Ludwig's angina


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Related to Ludwig's angina: cellulitis, Vincent's angina

Ludwig's angina

[′ləd‚wigz ′an·jə·nə]
(medicine)
Acute streptococcal cellulitis of the floor of the mouth.
References in periodicals archive ?
1) The differential diagnoses for the contents are as follows: metastatic disease, lymphoma, adenitis, obstructed submandibular duct, salivary gland tumors, abscess, Ludwig's angina, thyroglossal duct cyst, hemangioma, lymphangioma, dermoid/epidermoid, diving ranula (complex), second branchial cleft cyst (more common in children) (Figure 16).
Suppurative arthritis of temporomandibular joint was present in a case of Ludwig's angina, which was spontaneously relieved with surgical and medical management.
Maternal infections are caused especially by gram negative anaerobic bacteria, such as those leading to Ludwig's angina, have been demonstrated to cause physiologic imbalance through inflammatory cytokine production, sometimes resulting in preterm labour, preterm pre- mature rupture membranes, and low birth weight.
Ludwig's angina and ketoacidosis as a first manifestation of diabetes mellitus.
In the postoperative phase of Ludwig's angina, this requires a level of expertise that may not be available outside the high-dependency unit.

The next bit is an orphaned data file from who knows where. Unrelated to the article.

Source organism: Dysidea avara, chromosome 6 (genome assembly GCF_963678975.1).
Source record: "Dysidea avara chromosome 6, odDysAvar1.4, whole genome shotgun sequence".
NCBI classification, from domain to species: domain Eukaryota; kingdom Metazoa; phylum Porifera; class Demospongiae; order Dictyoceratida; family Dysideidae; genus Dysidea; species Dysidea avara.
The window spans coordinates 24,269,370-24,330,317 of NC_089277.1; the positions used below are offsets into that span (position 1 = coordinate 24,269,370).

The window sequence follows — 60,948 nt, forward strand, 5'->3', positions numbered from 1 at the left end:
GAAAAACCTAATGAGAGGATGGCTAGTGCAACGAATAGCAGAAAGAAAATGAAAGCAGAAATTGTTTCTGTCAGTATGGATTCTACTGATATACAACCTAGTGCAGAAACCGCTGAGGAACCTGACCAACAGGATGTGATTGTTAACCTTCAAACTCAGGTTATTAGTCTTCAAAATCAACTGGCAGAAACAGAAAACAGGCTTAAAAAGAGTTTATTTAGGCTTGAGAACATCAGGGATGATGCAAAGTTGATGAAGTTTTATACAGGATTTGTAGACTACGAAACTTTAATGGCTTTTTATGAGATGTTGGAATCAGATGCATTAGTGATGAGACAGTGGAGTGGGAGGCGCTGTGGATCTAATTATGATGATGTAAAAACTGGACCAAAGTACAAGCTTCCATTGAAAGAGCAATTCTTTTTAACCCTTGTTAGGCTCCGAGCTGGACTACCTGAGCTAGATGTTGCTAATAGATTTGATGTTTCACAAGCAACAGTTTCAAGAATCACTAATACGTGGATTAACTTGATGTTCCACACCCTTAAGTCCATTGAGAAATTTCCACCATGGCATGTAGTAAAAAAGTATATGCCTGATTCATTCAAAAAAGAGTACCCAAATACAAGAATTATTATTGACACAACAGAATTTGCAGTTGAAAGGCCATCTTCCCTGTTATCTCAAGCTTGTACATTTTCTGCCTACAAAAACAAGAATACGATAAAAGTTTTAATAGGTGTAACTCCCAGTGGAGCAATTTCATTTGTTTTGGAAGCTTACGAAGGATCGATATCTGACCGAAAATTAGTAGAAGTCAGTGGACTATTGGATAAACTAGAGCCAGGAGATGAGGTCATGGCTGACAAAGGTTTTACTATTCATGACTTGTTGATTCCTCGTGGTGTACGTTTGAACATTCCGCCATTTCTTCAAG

Ludwig's angina is a serious and potentially fatal disease that still receives attention in the otolaryngology and oral surgery literature.
Transmission of systemic infections, such as HB and HIV Localized lingual infection(*) Spread of infection, with edema which may lead to Ludwig's angina and airway obstruction(*) Hemorrhage(*) Noted changes in speech and mastication Aspiration of parts of jewelry Obstruction of dental and skull radiographs Allergy to jewelry metals Traumatic injury to the teeth, leading to tooth fracture, chipping and possibly pulpal damage
INTRODUCTION: Ludwig's Angina is a potentially fatal condition because of its tendency to cause edema, distortion and obstruction of the airway.
4) In neglected cases, Ludwig's angina may spread inferiorly through fascial planes into the mediastinum.
This includes Ludwig's angina which is strictly defined as the simultaneous bilateral involvement of the submental, sublingual and submylohyoid spaces (1).
Bedside ultrasound of the soft tissue of the face: a case of early Ludwig's angina.